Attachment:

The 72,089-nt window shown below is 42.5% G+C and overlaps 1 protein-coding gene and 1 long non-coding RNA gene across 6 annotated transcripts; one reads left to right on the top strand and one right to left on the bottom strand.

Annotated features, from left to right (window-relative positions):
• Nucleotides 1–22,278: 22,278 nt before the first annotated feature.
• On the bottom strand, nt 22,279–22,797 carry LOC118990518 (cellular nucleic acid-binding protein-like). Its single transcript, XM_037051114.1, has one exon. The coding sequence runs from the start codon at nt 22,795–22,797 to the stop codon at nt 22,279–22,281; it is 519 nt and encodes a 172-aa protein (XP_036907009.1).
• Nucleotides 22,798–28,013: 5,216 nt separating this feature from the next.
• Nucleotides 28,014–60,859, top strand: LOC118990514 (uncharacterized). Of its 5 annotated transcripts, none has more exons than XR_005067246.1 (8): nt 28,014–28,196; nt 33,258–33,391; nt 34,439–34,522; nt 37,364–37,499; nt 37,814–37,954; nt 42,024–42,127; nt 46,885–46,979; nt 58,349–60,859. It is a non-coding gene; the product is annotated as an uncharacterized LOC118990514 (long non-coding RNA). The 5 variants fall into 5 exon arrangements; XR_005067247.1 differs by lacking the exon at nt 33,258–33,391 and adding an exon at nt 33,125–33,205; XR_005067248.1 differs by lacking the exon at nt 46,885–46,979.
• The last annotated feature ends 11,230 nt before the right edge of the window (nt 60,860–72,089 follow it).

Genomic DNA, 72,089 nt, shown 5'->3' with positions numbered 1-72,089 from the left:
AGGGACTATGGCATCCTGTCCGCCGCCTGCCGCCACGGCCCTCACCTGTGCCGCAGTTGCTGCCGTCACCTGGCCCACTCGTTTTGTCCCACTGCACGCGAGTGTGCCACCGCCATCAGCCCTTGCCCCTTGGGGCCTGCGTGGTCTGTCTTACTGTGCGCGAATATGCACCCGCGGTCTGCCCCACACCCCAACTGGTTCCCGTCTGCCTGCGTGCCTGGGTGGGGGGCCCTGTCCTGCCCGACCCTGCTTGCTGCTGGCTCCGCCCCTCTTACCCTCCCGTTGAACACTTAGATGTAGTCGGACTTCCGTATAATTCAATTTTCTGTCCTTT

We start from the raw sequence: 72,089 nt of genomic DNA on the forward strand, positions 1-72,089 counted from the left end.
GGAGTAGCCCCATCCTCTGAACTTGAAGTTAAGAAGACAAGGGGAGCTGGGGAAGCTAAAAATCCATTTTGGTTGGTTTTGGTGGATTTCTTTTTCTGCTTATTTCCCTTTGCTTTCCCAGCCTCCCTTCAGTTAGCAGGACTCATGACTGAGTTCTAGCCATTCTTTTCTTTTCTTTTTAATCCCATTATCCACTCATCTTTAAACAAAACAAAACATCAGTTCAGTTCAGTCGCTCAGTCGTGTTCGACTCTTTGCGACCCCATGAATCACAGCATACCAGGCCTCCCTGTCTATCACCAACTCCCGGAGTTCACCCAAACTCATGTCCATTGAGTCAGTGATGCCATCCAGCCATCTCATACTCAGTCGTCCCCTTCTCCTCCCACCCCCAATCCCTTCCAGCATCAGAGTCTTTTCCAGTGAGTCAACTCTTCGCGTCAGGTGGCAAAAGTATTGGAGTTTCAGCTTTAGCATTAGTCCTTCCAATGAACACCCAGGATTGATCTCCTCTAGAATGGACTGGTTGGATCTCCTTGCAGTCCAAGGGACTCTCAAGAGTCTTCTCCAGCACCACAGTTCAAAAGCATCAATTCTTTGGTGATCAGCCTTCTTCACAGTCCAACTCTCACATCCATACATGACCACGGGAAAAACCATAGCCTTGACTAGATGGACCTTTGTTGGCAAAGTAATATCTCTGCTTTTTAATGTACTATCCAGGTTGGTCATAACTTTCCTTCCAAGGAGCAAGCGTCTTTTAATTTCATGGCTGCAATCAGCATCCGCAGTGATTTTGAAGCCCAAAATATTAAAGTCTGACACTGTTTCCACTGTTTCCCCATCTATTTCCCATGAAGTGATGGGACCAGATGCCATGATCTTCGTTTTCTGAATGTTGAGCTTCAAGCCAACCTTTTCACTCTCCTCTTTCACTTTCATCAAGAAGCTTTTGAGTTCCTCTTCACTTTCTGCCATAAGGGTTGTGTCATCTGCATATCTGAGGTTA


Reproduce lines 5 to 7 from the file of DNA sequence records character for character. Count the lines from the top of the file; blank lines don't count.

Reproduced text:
• Nucleotides 22,798–28,013: 5,216 nt separating this feature from the next.
• Nucleotides 28,014–60,859, top strand: LOC118990514 (uncharacterized). Of its 5 annotated transcripts, none has more exons than XR_005067246.1 (8): nt 28,014–28,196; nt 33,258–33,391; nt 34,439–34,522; nt 37,364–37,499; nt 37,814–37,954; nt 42,024–42,127; nt 46,885–46,979; nt 58,349–60,859. It is a non-coding gene; the product is annotated as an uncharacterized LOC118990514 (long non-coding RNA). The 5 variants fall into 5 exon arrangements; XR_005067247.1 differs by lacking the exon at nt 33,258–33,391 and adding an exon at nt 33,125–33,205; XR_005067248.1 differs by lacking the exon at nt 46,885–46,979.
• The last annotated feature ends 11,230 nt before the right edge of the window (nt 60,860–72,089 follow it).